Redundancy and the COVID-19 pandemic
The COVID-19 pandemic has presented a vast disruption to businesses and the health of staff. For many businesses, redundancies are being considered to deal with the disruptions caused. Despite the COVID-19 pandemic, the usual rules around redundancy processes still apply and businesses must ensure that redundancies are genuine, and a fair process is followed.
Businesses should consider ways to avoid redundancies during the COVID-19 pandemic. To do this, many businesses have put some or all of their employees on furlough – which allowed the business to claim financial support from HMRC. Other options to avoiding redundancies are to agree to flexible working, temporarily reduce working hours, short-term lay-offs, placing a limit on overtime, not hiring any new employees or offering voluntary redundancies or early retirement.
Where you consider that you will have to make redundancies, there is an obligation to consult staff both individually and collectively about the redundancy proposals and allow those affected to comment on the proposals before they are finalised. If your business is working remotely, you may want to consider consulting with staff via video call or in writing. If your normal practice is to allow employees the right to be accompanied then this should still apply even where the meeting is remotely or virtually. Consultations must be meaningful and you must consider any input from employees, trade unions or representatives.
The furlough scheme is due to end on 31 October 2020 and employers should consider the impact that this may have on the timeframe for a redundancy consultation period, where the business is considering making 20 or more redundancies.
Employee’s with two years’ service are entitled to statutory redundancy pay which is calculated based on the employee’s weekly pay, length of service and age. The Employment Rights (Increase of Limits) Order 2020 came into force on 6 April 2020. This increased the maximum weekly pay for statutory redundancy payment calculations from £525 to £538. The total maximum statutory redundancy pay from 6 April 2020 is £16,140. Employers are entitled to offer a redundancy payment over and above that amount. From 6 April 2020, any ex-gratia termination payment over £30,000 is taxable and subject to Class1A employer national insurance contributions.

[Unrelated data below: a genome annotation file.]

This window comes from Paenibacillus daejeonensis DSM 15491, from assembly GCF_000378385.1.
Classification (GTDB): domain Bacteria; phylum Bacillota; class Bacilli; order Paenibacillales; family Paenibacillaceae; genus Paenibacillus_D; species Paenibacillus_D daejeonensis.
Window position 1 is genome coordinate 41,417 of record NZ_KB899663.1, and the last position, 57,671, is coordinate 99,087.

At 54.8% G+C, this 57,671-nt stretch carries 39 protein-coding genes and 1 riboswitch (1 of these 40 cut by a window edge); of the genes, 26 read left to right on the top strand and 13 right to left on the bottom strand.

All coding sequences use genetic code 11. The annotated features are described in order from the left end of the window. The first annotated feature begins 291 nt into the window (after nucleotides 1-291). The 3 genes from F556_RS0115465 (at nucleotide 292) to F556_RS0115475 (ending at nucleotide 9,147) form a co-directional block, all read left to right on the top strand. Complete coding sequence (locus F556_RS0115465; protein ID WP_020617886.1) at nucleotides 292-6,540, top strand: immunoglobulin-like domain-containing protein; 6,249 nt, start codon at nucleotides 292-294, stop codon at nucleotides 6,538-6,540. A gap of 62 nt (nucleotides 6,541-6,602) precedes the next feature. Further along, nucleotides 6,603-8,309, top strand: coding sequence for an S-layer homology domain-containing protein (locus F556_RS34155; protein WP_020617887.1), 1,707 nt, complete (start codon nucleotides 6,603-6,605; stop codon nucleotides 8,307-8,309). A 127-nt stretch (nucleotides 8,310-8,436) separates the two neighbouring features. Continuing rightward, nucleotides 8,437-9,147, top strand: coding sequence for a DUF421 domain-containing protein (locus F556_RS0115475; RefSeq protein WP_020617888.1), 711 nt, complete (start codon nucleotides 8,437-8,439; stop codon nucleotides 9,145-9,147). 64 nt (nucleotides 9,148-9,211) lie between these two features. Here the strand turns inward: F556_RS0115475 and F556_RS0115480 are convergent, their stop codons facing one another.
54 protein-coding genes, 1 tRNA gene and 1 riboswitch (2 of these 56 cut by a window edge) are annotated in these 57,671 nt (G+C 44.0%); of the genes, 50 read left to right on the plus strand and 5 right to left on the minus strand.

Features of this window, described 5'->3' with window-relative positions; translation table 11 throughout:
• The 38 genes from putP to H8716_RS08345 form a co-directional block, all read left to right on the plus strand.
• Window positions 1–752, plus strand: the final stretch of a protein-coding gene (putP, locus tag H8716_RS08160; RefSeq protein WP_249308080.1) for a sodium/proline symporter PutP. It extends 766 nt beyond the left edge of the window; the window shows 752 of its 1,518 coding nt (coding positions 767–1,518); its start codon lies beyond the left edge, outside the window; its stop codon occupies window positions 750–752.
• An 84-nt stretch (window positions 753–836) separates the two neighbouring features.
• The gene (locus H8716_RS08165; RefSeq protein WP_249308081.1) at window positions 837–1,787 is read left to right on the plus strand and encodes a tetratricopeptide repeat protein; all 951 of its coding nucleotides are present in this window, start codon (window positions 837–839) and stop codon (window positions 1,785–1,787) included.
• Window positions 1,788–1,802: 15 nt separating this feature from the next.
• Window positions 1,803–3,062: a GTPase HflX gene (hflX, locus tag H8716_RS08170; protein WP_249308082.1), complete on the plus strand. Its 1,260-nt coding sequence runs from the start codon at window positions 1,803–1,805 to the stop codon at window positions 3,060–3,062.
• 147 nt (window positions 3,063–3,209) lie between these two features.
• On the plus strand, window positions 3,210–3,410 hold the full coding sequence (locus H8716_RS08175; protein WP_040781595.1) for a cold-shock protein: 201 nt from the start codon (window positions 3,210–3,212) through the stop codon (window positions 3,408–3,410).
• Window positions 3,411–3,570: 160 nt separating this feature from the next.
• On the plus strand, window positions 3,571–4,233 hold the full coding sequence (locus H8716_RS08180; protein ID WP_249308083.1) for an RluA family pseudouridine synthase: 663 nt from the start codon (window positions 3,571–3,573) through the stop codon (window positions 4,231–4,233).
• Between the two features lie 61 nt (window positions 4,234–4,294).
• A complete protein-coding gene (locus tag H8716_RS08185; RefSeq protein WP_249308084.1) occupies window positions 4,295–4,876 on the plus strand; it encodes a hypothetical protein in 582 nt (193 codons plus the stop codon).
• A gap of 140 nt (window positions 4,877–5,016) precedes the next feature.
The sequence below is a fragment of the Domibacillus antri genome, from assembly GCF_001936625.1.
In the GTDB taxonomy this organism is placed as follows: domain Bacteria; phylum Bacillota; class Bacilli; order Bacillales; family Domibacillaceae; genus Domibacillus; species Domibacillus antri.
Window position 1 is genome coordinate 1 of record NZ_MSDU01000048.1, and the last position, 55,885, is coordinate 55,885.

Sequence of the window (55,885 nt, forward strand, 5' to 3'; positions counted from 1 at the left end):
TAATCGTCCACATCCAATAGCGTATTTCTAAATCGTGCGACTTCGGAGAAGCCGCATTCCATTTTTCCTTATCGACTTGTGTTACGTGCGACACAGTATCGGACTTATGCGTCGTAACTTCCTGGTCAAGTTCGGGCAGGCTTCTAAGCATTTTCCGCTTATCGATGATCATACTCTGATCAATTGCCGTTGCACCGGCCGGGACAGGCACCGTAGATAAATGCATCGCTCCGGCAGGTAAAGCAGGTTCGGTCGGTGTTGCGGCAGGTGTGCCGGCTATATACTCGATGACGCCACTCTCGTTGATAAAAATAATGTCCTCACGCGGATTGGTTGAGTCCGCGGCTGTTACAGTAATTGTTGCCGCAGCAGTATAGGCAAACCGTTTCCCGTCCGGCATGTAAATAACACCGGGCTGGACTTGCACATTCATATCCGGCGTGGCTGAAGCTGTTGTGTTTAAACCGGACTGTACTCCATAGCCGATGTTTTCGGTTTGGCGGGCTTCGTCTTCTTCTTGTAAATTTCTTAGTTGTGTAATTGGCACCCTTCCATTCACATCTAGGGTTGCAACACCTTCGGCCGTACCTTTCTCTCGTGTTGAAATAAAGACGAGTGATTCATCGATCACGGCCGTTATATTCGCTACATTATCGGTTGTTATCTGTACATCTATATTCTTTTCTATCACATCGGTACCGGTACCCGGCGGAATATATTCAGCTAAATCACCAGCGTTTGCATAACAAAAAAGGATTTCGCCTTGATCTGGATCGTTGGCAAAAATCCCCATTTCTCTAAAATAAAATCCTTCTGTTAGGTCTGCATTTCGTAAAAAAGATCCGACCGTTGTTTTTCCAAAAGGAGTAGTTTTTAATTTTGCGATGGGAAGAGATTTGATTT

If an employee is on furlough when a redundancy is made, their redundancy pay must be their full normal pay. Employers will not be able to reclaim the costs of statutory redundancy payments, contractual redundancy payments, payments in lieu of notice, untaken annual leave or any extra compensatory payments. However, employers are likely to be able to reclaim for the cost of notice pay for any notice period while the employee is on furlough and the cost of any annual leave taken during the notice period. These costs are subject the relevant monthly cap under the Coronavirus Job Retention Scheme.
Making redundancies can be very difficult for those involved, especially during the current unprecedented and uncertain climate. If you consider that your business may need to make any redundancies, then we recommend contacting us at FTA for advice and assistance.
If you would like any more information on anything mentioned in this article or if a situation of this kind should arise you should always seek legal advice from an Employment specialist before taking action. At FTA Law we can offer advice on all aspects of an employer’s duties towards their employees. Please contact us on 0330 088 2275 or firstname.lastname@example.org for further information.
The team at FTA Law provides advice to clients across the commercial and healthcare sectors with many of our instructions coming from referrals from long standing clients and industry contacts.Contact us
We understand that price is a big concern for our clients and we always aim to offer a fixed fee for our services.